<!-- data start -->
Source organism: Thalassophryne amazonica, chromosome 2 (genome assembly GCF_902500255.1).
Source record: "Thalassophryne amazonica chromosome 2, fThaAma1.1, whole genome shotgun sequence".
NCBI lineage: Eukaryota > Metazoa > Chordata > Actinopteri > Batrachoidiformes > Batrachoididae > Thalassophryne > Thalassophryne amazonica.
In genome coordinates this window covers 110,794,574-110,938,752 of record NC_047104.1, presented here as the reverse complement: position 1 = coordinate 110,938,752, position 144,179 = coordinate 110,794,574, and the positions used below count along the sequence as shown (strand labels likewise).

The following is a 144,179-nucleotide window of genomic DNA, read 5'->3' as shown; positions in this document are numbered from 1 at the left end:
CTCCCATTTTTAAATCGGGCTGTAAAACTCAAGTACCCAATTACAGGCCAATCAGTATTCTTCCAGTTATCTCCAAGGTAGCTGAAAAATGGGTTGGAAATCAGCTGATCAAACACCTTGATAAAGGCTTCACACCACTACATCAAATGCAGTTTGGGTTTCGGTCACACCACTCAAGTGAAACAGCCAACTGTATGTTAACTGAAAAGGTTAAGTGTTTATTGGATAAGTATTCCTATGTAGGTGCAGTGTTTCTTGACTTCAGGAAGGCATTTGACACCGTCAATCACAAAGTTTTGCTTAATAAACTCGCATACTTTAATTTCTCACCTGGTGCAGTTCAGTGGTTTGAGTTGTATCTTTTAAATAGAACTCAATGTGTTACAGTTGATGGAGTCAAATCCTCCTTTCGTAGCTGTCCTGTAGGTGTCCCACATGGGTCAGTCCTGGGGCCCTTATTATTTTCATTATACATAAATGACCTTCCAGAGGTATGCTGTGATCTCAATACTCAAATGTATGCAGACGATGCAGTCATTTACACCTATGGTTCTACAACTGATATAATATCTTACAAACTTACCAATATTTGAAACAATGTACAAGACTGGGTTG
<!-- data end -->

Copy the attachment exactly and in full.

Source organism: Thalassophryne amazonica, chromosome 2 (genome assembly GCF_902500255.1).
Source record: "Thalassophryne amazonica chromosome 2, fThaAma1.1, whole genome shotgun sequence".
NCBI lineage: Eukaryota > Metazoa > Chordata > Actinopteri > Batrachoidiformes > Batrachoididae > Thalassophryne > Thalassophryne amazonica.
In genome coordinates this window covers 110,794,574-110,938,752 of record NC_047104.1, presented here as the reverse complement: position 1 = coordinate 110,938,752, position 144,179 = coordinate 110,794,574, and the positions used below count along the sequence as shown (strand labels likewise).

The following is a 144,179-nucleotide window of genomic DNA, read 5'->3' as shown; positions in this document are numbered from 1 at the left end:
CTCCCATTTTTAAATCGGGCTGTAAAACTCAAGTACCCAATTACAGGCCAATCAGTATTCTTCCAGTTATCTCCAAGGTAGCTGAAAAATGGGTTGGAAATCAGCTGATCAAACACCTTGATAAAGGCTTCACACCACTACATCAAATGCAGTTTGGGTTTCGGTCACACCACTCAAGTGAAACAGCCAACTGTATGTTAACTGAAAAGGTTAAGTGTTTATTGGATAAGTATTCCTATGTAGGTGCAGTGTTTCTTGACTTCAGGAAGGCATTTGACACCGTCAATCACAAAGTTTTGCTTAATAAACTCGCATACTTTAATTTCTCACCTGGTGCAGTTCAGTGGTTTGAGTTGTATCTTTTAAATAGAACTCAATGTGTTACAGTTGATGGAGTCAAATCCTCCTTTCGTAGCTGTCCTGTAGGTGTCCCACATGGGTCAGTCCTGGGGCCCTTATTATTTTCATTATACATAAATGACCTTCCAGAGGTATGCTGTGATCTCAATACTCAAATGTATGCAGACGATGCAGTCATTTACACCTATGGTTCTACAACTGATATAATATCTTACAAACTTACCAATATTTGAAACAATGTACAAGACTGGGTTG